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C-reactive protein independently predicts HIV-related outcomes among women and children in a resource-poor setting

Drain, Paul Ka,*; Kupka, Rolandb; Msamanga, Gernard Id; Urassa, Willye; Mugusi, Ferdinandf; Fawzi, Wafaie Wb,c

doi: 10.1097/QAD.0b013e32826fb6c7
Epidemiology and Social

Objective: To evaluate C-reactive protein (CRP) as a predictor of HIV-related outcomes among women and children in a resource-poor setting.

Design: We measured serum CRP concentration among 606 HIV-infected women, all of whom were not taking highly-active antiretroviral therapy, 3 to 11 months after they gave birth, and assessed relationships of CRP to HIV-related endpoints, including maternal disease progression, mother-to-child transmission of HIV, and maternal and child mortality.

Methods: We used Cox proportional hazards and regression models adjusted for age, sociodemographic characteristics, anthropometric measurements, hemoglobin, CD4 cell count, HIV viral load, and, for child outcomes, breastfeeding status.

Results: Ninety-four women had a high CRP concentration (> 10 mg/l). During the follow-up, 56 women progressed to WHO stage 4 and 188 died, and a high maternal CRP concentration was associated with a 2.26-fold [95% confidence interval (CI), 1.64–3.12] greater risk of progression to stage 4 or death. Among children, 174 acquired HIV and 116 died by age 2 years, and a high maternal CRP concentration was associated with a 3.03-fold (95% CI, 1.85–4.96) greater risk of child mortality. In multivariate analyses among adults, a high maternal CRP concentration was associated with a 1.55-fold (95% CI, 1.08–2.23) greater risk of progression to stage 4 or death. A maternal CRP concentration was not significantly associated with mother-to-child transmission of HIV.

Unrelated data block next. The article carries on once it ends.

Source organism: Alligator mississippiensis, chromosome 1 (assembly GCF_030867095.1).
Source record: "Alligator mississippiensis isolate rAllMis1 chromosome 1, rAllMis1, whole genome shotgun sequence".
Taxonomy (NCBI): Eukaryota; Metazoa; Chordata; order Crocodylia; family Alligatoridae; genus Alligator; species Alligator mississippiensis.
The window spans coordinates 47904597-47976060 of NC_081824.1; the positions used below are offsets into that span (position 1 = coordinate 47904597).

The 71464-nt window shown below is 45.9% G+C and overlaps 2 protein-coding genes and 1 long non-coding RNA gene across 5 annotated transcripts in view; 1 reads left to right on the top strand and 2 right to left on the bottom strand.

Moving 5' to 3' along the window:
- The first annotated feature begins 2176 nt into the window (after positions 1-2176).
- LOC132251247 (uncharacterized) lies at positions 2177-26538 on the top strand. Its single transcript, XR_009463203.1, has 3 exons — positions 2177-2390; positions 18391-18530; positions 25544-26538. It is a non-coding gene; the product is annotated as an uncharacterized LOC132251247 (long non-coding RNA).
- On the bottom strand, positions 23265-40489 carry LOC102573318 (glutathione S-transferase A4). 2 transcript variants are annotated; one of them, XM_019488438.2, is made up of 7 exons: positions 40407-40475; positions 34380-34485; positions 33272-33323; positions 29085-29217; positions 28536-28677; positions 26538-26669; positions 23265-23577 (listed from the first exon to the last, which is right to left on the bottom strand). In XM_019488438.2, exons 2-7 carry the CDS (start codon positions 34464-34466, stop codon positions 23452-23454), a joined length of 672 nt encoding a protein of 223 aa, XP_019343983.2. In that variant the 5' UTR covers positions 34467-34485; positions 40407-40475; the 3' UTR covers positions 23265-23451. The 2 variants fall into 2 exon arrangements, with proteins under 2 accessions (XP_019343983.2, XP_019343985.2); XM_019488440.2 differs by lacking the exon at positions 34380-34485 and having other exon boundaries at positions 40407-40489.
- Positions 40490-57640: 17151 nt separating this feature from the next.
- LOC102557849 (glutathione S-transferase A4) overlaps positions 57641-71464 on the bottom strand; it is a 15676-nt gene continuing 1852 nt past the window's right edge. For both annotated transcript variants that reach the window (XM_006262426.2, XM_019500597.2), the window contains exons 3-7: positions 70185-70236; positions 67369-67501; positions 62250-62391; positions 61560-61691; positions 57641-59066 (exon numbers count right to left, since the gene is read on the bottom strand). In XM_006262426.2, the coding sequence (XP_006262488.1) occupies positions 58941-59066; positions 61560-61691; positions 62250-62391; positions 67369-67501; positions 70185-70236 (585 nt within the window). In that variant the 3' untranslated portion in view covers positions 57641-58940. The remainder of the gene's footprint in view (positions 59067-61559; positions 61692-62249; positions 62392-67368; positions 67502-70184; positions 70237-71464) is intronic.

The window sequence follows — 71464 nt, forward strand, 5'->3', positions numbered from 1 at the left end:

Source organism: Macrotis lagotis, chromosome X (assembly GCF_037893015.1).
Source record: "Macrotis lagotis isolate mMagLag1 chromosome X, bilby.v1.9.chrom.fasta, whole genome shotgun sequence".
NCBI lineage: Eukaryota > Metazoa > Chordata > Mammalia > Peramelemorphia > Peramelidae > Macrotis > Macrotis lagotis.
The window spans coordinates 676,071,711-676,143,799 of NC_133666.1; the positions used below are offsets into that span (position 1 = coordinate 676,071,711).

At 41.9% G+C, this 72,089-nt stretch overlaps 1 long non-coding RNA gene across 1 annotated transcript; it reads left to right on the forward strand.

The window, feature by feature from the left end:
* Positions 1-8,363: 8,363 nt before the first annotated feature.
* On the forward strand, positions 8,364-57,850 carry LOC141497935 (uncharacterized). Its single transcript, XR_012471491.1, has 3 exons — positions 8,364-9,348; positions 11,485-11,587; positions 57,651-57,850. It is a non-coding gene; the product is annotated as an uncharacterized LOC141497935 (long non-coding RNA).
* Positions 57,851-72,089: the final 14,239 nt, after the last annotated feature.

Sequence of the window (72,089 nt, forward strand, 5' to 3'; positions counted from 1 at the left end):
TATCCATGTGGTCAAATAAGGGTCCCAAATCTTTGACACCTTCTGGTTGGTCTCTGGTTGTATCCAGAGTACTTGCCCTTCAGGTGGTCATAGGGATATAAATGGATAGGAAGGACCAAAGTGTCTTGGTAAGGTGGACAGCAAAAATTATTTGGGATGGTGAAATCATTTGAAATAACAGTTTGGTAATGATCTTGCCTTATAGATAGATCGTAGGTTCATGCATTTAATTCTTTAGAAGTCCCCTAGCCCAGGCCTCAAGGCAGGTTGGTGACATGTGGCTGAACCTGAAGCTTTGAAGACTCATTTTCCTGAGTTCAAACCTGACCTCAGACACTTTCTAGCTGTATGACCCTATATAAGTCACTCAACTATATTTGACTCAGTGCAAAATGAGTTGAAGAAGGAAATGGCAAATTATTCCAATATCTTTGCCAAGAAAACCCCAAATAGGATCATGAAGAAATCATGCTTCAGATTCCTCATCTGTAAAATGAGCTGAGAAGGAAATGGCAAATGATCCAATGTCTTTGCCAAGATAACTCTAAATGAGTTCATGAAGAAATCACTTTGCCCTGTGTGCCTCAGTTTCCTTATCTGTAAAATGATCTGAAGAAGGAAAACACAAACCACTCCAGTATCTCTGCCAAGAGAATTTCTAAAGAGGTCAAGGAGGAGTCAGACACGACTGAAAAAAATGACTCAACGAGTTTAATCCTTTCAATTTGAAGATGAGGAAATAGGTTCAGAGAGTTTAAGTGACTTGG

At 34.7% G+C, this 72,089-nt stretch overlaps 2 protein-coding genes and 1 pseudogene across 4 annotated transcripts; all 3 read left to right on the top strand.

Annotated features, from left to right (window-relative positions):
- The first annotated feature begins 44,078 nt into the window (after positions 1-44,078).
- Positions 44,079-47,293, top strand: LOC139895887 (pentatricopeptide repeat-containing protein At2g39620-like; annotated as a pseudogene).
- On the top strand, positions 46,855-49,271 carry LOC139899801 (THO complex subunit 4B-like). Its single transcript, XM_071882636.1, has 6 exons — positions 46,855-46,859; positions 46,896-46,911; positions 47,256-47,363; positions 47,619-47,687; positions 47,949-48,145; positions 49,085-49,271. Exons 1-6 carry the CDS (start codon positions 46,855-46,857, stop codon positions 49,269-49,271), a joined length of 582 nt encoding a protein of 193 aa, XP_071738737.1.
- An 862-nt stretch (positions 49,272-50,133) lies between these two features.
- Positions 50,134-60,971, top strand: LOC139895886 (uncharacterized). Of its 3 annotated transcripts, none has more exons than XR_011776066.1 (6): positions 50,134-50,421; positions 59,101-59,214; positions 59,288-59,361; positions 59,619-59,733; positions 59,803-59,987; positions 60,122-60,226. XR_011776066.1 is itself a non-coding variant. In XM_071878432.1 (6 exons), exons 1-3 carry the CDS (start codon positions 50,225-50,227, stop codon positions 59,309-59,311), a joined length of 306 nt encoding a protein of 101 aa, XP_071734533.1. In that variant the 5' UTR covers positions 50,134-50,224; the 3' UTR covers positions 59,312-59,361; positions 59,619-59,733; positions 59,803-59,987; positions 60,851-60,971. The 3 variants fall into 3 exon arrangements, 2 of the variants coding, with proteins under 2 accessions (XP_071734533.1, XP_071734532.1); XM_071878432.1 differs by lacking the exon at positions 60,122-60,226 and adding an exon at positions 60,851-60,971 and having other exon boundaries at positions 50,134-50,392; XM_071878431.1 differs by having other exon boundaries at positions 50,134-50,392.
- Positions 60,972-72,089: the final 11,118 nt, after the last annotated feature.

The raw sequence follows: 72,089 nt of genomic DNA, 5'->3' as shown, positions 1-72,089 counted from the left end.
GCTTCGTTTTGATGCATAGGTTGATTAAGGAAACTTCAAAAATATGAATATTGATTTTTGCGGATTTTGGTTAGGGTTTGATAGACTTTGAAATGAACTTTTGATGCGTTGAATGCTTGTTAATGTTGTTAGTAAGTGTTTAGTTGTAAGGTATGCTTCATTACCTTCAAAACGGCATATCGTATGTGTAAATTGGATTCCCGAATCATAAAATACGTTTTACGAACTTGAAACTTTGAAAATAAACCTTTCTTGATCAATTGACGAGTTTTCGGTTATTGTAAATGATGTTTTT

Conclusions: A high maternal CRP concentration independently predicts HIV disease progression, maternal mortality, and child mortality in a resource-poor setting. C-reactive protein may be an important and inexpensive prognostic indicator for HIV-infected women and their children.

From the aSchool of Medicine, University of Washington, Seattle, Washington, USA

bDepartments of Nutrition, USA

cEpidemiology, Harvard School of Public Health, Boston, Massachusetts, USA

dDepartments of Community Health, Tanzania

eMicrobiology and Immunology, Tanzania

fInternal Medicine, Muhimbili University College of Health Sciences, Dar es Salaam, Tanzania.

*Current affiliation at Stanford Hospitals & Clinics, Stanford University, Palo Alto, California.

Received 9 September, 2006

Revised 16 April, 2007

Accepted 25 April, 2007

Correspondence to Dr Paul Drain, S101, Stanford University, 300 Pasteur Drive, Stanford, CA, 94305-5109, USA. E-mail: pkdrain@stanford.edu

© 2007 Lippincott Williams & Wilkins, Inc.